In this episode, Beth shares a little about who she is, why she started the Facilitating on Purpose podcast, who it’s for, and what you can expect from it. Listen in to learn more about:
- How Beth became somewhat of an accidental facilitator
- How falling into training and facilitation is often very common for others too (especially if they were trained in another field first)
- Why its beneficial to turn to communities of practice as a facilitator
- How this podcast is for people who are very new to facilitating learning as well as those who’ve been doing it for a long time
Connect with Beth
- Give feedback or suggest upcoming show topics or guests at firstname.lastname@example.org
- Visit bcblearning.com to explore Beth’s services as a facilitator and learning designer
- Purchase a copy of Beth’s book, Design to Engage
- Follow Beth on Instagram, Facebook, LinkedIn
Connect with the Facilitating on Purpose Podcast
- Follow Facilitating on Purpose on Instagram, Facebook, LinkedIn, or YouTube
Welcome, to Facilitating on Purpose, where we explore ideas together about designing and facilitating learning. Join me to get inspired on your journey to becoming and being a great facilitator wherever you work. I’m your host, Beth Cougler Blom.
Hi, welcome. I’m glad you’re here to dive in with me to this podcast about becoming and being a great facilitator of learning. So, what is this podcast about? Maybe you’re teaching workshops or courses, could be in person, could be online. You might not call yourself a facilitator, but if you’re standing up and leading a group to try to help them learn something, you are facilitating learning and this podcast is for you. You might call yourself a trainer, an instructor, a faculty member, professor…there are lots of words for what we do when we try to help a group learn something. I tend to say facilitator and I tend to say facilitating learning. If you use other terms, that is just fine. And this is still the place for you.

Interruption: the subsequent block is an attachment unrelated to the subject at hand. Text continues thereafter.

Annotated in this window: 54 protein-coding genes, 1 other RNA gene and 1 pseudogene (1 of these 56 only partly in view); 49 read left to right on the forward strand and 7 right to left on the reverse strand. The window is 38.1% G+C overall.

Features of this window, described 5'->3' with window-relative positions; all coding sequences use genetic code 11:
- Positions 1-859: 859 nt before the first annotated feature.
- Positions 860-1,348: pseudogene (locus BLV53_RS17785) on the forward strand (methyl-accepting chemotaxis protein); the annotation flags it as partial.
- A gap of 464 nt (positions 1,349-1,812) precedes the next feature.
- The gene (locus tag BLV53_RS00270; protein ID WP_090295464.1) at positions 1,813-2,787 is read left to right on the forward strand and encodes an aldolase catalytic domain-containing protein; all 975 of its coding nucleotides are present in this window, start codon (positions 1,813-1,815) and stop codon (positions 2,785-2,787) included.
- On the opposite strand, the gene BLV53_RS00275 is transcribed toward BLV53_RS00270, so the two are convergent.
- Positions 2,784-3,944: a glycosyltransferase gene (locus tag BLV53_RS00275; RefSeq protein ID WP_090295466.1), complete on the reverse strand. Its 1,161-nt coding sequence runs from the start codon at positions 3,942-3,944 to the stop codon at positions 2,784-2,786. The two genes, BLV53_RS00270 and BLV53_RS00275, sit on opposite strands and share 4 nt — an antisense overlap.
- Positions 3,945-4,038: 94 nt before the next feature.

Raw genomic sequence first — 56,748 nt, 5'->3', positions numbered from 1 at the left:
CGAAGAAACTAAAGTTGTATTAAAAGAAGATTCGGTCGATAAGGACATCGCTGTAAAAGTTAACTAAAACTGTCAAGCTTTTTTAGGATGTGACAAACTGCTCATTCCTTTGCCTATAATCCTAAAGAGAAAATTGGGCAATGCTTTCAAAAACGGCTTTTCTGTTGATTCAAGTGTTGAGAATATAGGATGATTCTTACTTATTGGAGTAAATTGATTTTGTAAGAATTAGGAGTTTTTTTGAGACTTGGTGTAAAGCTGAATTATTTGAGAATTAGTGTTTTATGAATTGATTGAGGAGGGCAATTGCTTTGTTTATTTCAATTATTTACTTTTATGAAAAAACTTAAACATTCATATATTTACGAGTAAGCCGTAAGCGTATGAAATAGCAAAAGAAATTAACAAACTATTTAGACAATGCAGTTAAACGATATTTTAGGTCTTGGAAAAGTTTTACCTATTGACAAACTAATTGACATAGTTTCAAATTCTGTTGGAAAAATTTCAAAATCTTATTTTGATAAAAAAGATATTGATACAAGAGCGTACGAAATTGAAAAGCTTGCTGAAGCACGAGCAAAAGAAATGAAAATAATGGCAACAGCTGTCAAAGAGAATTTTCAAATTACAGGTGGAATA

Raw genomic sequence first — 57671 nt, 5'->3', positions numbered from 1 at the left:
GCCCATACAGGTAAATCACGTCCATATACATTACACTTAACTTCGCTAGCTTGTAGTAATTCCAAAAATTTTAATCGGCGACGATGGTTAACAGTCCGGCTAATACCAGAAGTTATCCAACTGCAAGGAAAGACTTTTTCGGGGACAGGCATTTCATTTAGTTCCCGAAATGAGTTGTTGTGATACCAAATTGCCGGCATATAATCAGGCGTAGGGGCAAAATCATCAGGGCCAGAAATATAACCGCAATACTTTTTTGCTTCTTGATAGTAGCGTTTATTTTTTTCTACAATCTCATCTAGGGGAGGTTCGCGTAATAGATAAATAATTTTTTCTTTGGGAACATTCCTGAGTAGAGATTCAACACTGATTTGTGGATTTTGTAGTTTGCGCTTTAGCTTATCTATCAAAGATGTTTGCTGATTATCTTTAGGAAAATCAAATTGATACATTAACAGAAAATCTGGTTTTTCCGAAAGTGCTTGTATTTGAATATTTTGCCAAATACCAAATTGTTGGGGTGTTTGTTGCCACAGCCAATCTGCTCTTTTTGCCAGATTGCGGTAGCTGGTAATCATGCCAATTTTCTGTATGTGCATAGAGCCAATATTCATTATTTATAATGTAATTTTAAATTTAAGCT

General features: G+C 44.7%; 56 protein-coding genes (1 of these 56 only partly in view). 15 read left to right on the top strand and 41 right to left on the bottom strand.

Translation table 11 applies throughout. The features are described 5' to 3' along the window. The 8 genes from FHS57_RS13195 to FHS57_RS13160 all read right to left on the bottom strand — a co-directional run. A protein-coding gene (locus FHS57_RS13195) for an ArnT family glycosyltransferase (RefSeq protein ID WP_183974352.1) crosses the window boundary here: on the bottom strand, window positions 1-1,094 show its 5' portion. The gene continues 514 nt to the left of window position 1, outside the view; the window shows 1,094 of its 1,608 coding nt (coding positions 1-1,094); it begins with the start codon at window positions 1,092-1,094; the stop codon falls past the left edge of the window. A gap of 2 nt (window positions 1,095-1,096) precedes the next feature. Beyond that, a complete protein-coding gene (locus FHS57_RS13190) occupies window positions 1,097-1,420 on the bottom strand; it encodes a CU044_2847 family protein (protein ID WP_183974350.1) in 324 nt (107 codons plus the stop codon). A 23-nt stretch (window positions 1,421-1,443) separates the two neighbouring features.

You might work in a nonprofit, corporation, healthcare, post secondary, you might be self employed, you might work in retail. I’m sure I’ve missed some environments where facilitators work. Basically all over the world we have facilitators helping groups learn things and these are the folks I want to bring into this podcast and tap into their brains, tap into their knowledge about how to do facilitation well. How to facilitate learning really well in the contexts where they work. And maybe I’ll share a few things that I know too!
When we start to facilitate, I think one of the normal things we tend to do is – because normally we’ve sort of fallen into the role – is we look around and we learn from examples of people around us. I know I did. Can you think of people that you’ve learned from as a facilitator? Maybe great trainers that you’ve had, at some point, and you thought, yeah, I want to do that. That looks good, I’m going to be like that.
So we kind of start to look around and learn from other people. So there’s this benefit to connecting with others who do this work. Basically, essentially, joining facilitation communities. And that’s what I want to have here with this podcast. I want us to be like a facilitation community of practice, where we can all share something, and we can all get something from the conversations that I’m going to have. So this is what I’m hoping to have here. A place for us all to turn to, to keep learning about how to do this thing called facilitation better, more effectively, keep learning as we do the work.
My goal is for you to see yourself in our conversations here, no matter whether you’re at the beginning of your path to becoming a facilitator or you’re decades of years into it. I know from my work with facilitators that new facilitators have a lot to teach and share. And so do people that have been doing it for a long time, so I’m hoping to talk with many different types of people. And so if you’re new, or if you’re decades of years into it, you will have something to learn no matter where you are in your journey. Because we all do. This is the wonderful thing about this field. We never stop learning about how to be great facilitators of learning. Especially because a lot of us fall into the work. Like a lot of us don’t actually go and get training to become a facilitator and then do the facilitation. We sort of fall into it first. And then, you know, do some professional development later.